Is your New Year’s Resolution to meditate 20 to 40 minutes daily in order to help prevent age-related thinning of the cortical areas of your brain? Check out the lecture and the book, Buddhas Brain at Amazon – Low Prices on Buddhas brain: The practical neuroscience of happiness, love, and wisdom. The idea is developing thicker cortical parts of the brain with meditation as compared to thinning of the cortical part of the brain through aging as in use it or lose it. Check out studies of how meditation can permanently change your brain.
Neuroplasticity is not breaking news. The news is in the details. It’s incremental, any help from meditation, but it adds up. Neurons that wire together fire together is the slogan for this practice of using it instead of losing it, for example, meditation.
Self compassion is important in holistic healing. Interested in self-directed holistic neuro-plasticity of your brain? Check out the uTube video on meditation, “Buddha’s Brain,” after the book of a similar name which is Buddhas Brain at Amazon – Low Prices on Buddhas brain: The practical neuroscience of happiness, love, and wisdom. Let be. Let go. Let in.
Mindfulness needs to be matched with values and virtues such as giving up a lesser pleasure for a greater one as an example of wisdom which is mentioned in the lecture on uTube. Think about a good condition, event, or issue. The private act is letting yourself feel good, according to this lecture. Then savor the feeling good for a quarter of an hour. Is the good experience sinking in and filling the hole in your heart?
Simply being in a moment of good experience is about making your brain stronger for positive or negative experiences. And it works well for kids, according to this lecture. It’s tough to be a jack rabbit in a turtle culture or school as a kid, for example.
Check out the part of the uTube lecture on the optimal brain: The generative, natural state, home base of the calm, creative, and contented, caring brain. Last semester in the Renaissance Society at CSUS (for lifelong learning and for those in active retirement), the semester offered speakers from the holistic health community in Sacramento.
Optimism and confidence also helps. The opposite is the “reactive mode” as in how the brain reacts while watching the evening news. The solution is how to recover the natural mode of the brain in daily life one breath at a time. Take care of the minutes in your life is one attitude. Mindfulness, virtue, and wisdom also comes into play as functions of the nervous system–receiving and learning.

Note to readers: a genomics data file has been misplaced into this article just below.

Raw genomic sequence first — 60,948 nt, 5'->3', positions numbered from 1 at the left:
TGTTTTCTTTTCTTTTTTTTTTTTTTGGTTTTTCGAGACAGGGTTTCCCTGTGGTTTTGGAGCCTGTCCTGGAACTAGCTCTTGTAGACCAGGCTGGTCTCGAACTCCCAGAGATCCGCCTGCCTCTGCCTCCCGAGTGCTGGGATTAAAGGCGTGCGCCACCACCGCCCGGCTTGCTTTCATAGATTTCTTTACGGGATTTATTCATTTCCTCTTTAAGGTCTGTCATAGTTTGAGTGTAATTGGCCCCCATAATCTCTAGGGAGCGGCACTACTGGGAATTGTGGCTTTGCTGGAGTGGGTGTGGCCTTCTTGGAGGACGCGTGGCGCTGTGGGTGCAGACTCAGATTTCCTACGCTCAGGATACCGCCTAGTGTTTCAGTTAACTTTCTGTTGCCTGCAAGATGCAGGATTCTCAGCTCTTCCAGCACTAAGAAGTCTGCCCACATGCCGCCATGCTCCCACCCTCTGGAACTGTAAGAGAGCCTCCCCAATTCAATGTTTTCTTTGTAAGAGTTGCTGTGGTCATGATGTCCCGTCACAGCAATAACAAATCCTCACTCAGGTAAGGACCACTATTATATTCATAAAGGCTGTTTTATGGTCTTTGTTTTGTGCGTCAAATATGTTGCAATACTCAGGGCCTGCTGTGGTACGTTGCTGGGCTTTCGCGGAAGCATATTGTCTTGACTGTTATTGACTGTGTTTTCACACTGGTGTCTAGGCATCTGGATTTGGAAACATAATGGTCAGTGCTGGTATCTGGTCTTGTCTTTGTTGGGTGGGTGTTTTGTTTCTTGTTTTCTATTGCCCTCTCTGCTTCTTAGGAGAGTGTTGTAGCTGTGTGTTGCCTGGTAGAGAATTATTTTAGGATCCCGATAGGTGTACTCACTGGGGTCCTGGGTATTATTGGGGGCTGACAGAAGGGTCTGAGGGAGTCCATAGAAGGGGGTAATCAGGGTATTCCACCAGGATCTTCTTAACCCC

Altered gene expression (epigenetics) and permanent changes in the brain are discussed in the uTube lecture from meditation experiences. That’s part of neuroplasticity. Think of the effects and implications of meditation in terms of neurostructure.
Long-term meditators (20-40 minutes daily) also had thicker cortical tissues in two parts of their brain, including the region of the brain controlling attention. Meditation also helps slow down cortical mass thinning with age. But people who continually meditated did not lose cortical mass from thinning of the brain with age.
One of the videos recommended was Rick Hanson, PhD. speaking about his book on the science of happiness called Buddha’s Brain. Check out this neuro-psychologist’s lecture on uTube. Learn more about brain activity and mental activity such as the brain’s reward center. For example, there’s a study on envy that is discussed in the lecture on uTube.
Dr. Hanson studies the science of happiness and meditation, among other naturopathic and holistic topics. His uTube lecture goes through topics from Buddhism as a source of insight into psychology and psychology offers insight into the way the brain works. Rick Hanson lectures on “your amazing brain.”
Using the brain to change the mind for the better the theme of his lecture, which also includes the reverse, using the mind to change the brain. He covers topics such as responding to negative experiences and what to do about how to come back to the natural way of how the brain works.
Learn more about “social pleasure,” “envy,” and “reward.” For example a psychology study mentioned in the uTube lecture looked at pleasure at the misfortune of others compared to social pleasure and envy.
Different parts of the brain are activated at different levels of consciousness. Meditiation is a good part of the lecture–compassion meditation and the brain such as staying attentive and concentrated. Which part of the brain is activated when you’re meditating or in prayer?
His lecture covers facts about the brain as well as how to restore the brain to its natural state in the face of what most people face in the environment. How do you deal with all those messages moving around in your brain?